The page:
Home Office plans new database to help police fight crime

Written by Rene Millman on 24 March 2016 in News
News

The Home Office has unveiled plans that will enable police forces to combine data from different sources and use technology to fight crime.

As part of plans outlined in the Modern Crime Prevention Strategy report, published this week, police will place more importance on data and analytics in investigations. There would also be a National Law Enforcement Data Programme that would pull in data from the Police National Database, the Police National Computer and automatic number plate recognition systems. It would put all three systems onto a single platform.

The combined technology is intended to help police officers combine all supporting data together to spot links to other crimes in a more efficient manner.

The strategy document said the Home Office would also develop a data analytics capability which brings together data on immigration and asylum, visa applications and organised crime. It said the focus of this work to date has been on generating operational intelligence to tackle immigration crime and protect UK borders.

Next year, the Home Office said it would use criminality data to map criminal networks, and identify trends, patterns and relationships for further investigation.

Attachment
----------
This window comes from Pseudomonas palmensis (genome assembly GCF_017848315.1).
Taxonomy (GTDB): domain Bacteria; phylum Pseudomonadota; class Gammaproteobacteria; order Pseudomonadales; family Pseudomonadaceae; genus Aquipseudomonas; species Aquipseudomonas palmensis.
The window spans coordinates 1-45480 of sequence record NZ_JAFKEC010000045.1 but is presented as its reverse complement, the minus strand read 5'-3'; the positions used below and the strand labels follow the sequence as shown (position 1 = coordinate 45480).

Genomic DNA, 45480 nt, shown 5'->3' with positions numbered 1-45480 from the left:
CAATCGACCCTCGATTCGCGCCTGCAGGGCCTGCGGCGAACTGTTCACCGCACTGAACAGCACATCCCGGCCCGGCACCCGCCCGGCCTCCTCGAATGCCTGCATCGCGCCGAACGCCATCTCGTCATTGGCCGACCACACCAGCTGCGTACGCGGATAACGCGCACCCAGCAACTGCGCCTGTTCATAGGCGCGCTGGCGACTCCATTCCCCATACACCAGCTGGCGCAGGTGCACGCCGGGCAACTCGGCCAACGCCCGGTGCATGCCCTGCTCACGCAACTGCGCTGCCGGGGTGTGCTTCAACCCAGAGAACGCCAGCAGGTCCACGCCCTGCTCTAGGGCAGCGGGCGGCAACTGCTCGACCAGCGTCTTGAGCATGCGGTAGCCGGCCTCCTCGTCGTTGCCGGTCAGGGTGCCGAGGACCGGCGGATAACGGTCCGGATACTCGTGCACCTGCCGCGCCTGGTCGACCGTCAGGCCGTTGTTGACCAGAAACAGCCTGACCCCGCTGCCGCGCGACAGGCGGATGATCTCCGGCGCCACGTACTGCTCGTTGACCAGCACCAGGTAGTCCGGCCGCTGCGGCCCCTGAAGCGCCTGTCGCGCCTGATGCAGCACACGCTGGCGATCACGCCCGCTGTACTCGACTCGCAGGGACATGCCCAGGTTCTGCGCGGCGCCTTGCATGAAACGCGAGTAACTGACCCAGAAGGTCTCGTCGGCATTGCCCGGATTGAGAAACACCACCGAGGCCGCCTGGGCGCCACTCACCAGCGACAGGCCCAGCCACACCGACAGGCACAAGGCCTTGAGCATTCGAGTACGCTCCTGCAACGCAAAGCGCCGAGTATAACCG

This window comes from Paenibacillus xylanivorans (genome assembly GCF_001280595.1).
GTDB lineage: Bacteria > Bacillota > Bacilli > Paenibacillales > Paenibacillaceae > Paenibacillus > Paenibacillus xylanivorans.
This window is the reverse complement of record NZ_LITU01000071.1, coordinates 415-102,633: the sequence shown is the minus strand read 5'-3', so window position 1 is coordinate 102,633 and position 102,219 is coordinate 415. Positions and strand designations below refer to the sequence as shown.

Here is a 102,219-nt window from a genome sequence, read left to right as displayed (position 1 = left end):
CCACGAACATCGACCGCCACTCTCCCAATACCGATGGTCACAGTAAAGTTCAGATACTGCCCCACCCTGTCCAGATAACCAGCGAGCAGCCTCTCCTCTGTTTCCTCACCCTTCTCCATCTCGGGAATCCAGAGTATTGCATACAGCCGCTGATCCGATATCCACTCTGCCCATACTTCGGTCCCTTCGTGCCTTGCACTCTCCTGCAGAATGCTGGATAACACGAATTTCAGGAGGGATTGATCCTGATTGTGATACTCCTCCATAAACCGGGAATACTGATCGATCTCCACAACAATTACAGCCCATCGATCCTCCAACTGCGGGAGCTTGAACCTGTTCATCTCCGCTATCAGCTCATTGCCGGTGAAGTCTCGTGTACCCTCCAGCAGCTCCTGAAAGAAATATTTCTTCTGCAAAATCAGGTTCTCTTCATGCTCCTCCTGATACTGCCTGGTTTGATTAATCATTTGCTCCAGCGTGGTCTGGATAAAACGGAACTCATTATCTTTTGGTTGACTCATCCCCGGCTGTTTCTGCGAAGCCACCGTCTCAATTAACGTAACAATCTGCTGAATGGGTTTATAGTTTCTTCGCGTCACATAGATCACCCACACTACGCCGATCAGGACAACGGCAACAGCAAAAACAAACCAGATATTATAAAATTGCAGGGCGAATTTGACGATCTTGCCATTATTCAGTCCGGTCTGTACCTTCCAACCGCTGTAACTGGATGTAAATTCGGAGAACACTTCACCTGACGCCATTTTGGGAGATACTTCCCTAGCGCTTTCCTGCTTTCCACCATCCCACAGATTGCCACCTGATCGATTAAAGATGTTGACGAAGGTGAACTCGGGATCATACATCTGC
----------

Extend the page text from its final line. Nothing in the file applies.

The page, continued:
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The document said that the Home Office would work with the National Police Chiefs' Council to ensure that new capabilities which law enforcement needs to prevent crime and protect the public, and which depend critically on data and technology, are delivered on a regional or national basis.

This will include giving technology suppliers a single point of contact in these areas, ensuring the police can make the most of their expertise.

In a speech given by Baroness Shields, she said the Home Office would be undertaking "assessments of emerging technology and convene manufacturers and other experts to consider how to design out and eliminate more crime risks."

Shields added that the government would be introducing a cross-government IP Reputation Service, "which will warn government websites when they try to do business with known bad addresses".

The government is also putting in place a range of actions to allow it to respond to an attack, including offensive cyber capability through the National Offensive Cyber Programme.

"As part of this police forces across the world need to work together to ensure that less and less of the world is a hiding place for cyber criminals," said Shields.

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